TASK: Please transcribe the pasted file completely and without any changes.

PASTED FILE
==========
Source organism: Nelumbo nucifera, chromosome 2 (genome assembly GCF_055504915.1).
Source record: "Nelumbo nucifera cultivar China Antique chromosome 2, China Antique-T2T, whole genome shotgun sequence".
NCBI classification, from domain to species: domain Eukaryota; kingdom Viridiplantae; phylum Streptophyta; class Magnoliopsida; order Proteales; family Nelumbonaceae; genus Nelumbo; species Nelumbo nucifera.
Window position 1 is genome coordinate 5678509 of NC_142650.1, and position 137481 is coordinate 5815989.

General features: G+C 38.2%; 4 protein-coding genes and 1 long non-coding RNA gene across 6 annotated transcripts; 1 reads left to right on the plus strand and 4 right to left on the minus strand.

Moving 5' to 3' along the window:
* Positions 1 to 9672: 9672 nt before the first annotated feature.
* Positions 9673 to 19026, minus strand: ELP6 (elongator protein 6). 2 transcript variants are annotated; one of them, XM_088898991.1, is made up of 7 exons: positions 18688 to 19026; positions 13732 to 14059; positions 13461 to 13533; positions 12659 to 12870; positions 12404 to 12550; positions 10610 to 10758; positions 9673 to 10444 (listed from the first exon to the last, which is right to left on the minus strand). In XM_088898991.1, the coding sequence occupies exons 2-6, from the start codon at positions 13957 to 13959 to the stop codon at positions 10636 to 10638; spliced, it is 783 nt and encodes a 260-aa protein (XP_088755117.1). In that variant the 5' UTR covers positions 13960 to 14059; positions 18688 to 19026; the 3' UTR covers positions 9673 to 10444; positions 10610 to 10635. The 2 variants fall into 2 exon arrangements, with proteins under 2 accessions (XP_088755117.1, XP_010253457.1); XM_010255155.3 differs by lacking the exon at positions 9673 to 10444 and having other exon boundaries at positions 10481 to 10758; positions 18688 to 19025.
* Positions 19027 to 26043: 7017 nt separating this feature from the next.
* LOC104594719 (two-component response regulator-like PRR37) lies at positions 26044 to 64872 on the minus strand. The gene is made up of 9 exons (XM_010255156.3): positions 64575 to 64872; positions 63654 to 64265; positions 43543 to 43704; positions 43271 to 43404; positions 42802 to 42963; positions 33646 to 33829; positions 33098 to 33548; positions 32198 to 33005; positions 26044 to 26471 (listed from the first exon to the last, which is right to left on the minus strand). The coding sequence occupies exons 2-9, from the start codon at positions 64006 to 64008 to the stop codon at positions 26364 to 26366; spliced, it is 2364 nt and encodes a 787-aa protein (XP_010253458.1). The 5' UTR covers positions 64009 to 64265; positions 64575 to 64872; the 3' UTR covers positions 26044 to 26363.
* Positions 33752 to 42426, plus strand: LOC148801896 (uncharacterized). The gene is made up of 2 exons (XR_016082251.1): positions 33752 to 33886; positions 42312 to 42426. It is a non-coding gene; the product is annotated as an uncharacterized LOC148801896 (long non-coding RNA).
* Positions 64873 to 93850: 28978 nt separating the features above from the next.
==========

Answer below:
Source organism: Nelumbo nucifera, chromosome 2 (genome assembly GCF_055504915.1).
Source record: "Nelumbo nucifera cultivar China Antique chromosome 2, China Antique-T2T, whole genome shotgun sequence".
NCBI classification, from domain to species: domain Eukaryota; kingdom Viridiplantae; phylum Streptophyta; class Magnoliopsida; order Proteales; family Nelumbonaceae; genus Nelumbo; species Nelumbo nucifera.
Window position 1 is genome coordinate 5678509 of NC_142650.1, and position 137481 is coordinate 5815989.

General features: G+C 38.2%; 4 protein-coding genes and 1 long non-coding RNA gene across 6 annotated transcripts; 1 reads left to right on the plus strand and 4 right to left on the minus strand.

Moving 5' to 3' along the window:
* Positions 1 to 9672: 9672 nt before the first annotated feature.
* Positions 9673 to 19026, minus strand: ELP6 (elongator protein 6). 2 transcript variants are annotated; one of them, XM_088898991.1, is made up of 7 exons: positions 18688 to 19026; positions 13732 to 14059; positions 13461 to 13533; positions 12659 to 12870; positions 12404 to 12550; positions 10610 to 10758; positions 9673 to 10444 (listed from the first exon to the last, which is right to left on the minus strand). In XM_088898991.1, the coding sequence occupies exons 2-6, from the start codon at positions 13957 to 13959 to the stop codon at positions 10636 to 10638; spliced, it is 783 nt and encodes a 260-aa protein (XP_088755117.1). In that variant the 5' UTR covers positions 13960 to 14059; positions 18688 to 19026; the 3' UTR covers positions 9673 to 10444; positions 10610 to 10635. The 2 variants fall into 2 exon arrangements, with proteins under 2 accessions (XP_088755117.1, XP_010253457.1); XM_010255155.3 differs by lacking the exon at positions 9673 to 10444 and having other exon boundaries at positions 10481 to 10758; positions 18688 to 19025.
* Positions 19027 to 26043: 7017 nt separating this feature from the next.
* LOC104594719 (two-component response regulator-like PRR37) lies at positions 26044 to 64872 on the minus strand. The gene is made up of 9 exons (XM_010255156.3): positions 64575 to 64872; positions 63654 to 64265; positions 43543 to 43704; positions 43271 to 43404; positions 42802 to 42963; positions 33646 to 33829; positions 33098 to 33548; positions 32198 to 33005; positions 26044 to 26471 (listed from the first exon to the last, which is right to left on the minus strand). The coding sequence occupies exons 2-9, from the start codon at positions 64006 to 64008 to the stop codon at positions 26364 to 26366; spliced, it is 2364 nt and encodes a 787-aa protein (XP_010253458.1). The 5' UTR covers positions 64009 to 64265; positions 64575 to 64872; the 3' UTR covers positions 26044 to 26363.
* Positions 33752 to 42426, plus strand: LOC148801896 (uncharacterized). The gene is made up of 2 exons (XR_016082251.1): positions 33752 to 33886; positions 42312 to 42426. It is a non-coding gene; the product is annotated as an uncharacterized LOC148801896 (long non-coding RNA).
* Positions 64873 to 93850: 28978 nt separating the features above from the next.